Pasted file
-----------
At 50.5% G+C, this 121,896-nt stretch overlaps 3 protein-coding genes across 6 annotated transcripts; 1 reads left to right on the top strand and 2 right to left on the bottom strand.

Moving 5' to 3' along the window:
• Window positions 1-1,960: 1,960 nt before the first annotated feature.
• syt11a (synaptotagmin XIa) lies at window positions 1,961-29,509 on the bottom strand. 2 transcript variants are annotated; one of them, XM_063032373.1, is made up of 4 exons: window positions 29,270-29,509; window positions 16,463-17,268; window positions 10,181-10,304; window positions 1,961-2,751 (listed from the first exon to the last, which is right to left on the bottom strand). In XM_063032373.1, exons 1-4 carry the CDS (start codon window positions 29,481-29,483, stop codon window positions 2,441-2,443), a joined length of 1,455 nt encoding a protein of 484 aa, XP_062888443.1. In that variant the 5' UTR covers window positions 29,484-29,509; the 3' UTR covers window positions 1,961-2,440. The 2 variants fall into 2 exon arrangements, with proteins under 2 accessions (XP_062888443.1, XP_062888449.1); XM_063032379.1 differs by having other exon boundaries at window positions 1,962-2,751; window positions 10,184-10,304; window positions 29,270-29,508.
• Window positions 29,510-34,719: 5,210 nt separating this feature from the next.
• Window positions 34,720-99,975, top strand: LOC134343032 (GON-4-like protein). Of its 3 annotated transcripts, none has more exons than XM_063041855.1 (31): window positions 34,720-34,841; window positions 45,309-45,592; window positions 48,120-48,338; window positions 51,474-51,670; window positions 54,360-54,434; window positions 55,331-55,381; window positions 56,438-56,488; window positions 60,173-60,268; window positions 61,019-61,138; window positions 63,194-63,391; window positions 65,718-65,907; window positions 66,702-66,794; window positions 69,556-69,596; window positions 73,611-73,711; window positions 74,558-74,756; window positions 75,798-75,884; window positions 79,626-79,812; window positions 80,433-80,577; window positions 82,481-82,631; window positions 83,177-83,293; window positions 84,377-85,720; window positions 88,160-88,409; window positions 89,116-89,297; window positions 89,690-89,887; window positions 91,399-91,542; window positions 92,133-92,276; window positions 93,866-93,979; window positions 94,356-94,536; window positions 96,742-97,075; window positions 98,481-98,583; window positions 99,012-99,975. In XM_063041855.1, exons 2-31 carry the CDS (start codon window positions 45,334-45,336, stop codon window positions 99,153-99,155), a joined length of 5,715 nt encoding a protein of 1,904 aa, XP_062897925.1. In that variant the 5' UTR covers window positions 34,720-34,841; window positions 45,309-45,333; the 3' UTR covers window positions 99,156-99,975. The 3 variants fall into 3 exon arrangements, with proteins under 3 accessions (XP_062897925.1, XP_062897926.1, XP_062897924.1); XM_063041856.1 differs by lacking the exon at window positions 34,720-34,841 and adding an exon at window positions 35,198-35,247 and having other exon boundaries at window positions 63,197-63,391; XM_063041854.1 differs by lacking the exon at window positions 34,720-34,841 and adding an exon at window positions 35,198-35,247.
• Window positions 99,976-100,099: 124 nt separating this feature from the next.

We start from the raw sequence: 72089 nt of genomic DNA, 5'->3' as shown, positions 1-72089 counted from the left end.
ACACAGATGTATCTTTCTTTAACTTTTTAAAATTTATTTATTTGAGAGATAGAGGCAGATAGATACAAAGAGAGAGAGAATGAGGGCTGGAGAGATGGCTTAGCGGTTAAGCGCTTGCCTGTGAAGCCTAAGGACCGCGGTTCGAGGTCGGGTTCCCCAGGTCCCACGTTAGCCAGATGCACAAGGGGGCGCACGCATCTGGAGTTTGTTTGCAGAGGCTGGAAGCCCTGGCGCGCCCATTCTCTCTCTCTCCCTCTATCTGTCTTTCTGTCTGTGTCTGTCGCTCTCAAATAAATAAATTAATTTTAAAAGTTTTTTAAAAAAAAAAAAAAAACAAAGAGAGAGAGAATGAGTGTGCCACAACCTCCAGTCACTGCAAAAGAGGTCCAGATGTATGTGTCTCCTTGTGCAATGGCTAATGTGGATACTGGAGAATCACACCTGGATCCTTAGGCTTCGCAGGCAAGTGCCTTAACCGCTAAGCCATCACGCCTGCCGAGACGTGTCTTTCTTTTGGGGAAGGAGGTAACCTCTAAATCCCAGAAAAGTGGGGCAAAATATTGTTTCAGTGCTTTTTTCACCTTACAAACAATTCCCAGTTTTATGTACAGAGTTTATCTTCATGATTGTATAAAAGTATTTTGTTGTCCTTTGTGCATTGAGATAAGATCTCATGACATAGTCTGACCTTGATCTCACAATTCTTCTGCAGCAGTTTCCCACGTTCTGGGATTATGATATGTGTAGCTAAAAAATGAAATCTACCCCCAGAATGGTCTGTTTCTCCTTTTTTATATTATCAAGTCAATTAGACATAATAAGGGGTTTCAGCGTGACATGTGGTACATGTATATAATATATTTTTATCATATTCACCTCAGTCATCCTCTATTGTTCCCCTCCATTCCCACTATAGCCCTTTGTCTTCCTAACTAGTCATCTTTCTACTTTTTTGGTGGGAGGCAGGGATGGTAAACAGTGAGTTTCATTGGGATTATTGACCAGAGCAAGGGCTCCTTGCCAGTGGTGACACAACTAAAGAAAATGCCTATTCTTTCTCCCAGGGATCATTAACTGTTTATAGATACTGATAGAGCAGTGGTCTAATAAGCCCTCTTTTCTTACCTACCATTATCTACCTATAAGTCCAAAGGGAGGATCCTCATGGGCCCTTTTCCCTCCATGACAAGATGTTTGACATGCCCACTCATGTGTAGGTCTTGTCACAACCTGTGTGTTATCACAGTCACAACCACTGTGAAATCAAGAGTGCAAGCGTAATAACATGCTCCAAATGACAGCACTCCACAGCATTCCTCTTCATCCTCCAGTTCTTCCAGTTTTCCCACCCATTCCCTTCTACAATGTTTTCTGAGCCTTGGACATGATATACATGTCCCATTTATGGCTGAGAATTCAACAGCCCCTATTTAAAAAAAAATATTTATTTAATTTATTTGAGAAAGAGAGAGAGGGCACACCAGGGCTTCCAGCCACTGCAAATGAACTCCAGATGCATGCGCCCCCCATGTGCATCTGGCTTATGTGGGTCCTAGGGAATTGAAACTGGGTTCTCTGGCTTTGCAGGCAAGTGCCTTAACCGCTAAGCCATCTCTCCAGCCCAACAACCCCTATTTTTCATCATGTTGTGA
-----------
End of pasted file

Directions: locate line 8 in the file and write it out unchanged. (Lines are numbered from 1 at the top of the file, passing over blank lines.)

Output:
We start from the raw sequence: 72089 nt of genomic DNA, 5'->3' as shown, positions 1-72089 counted from the left end.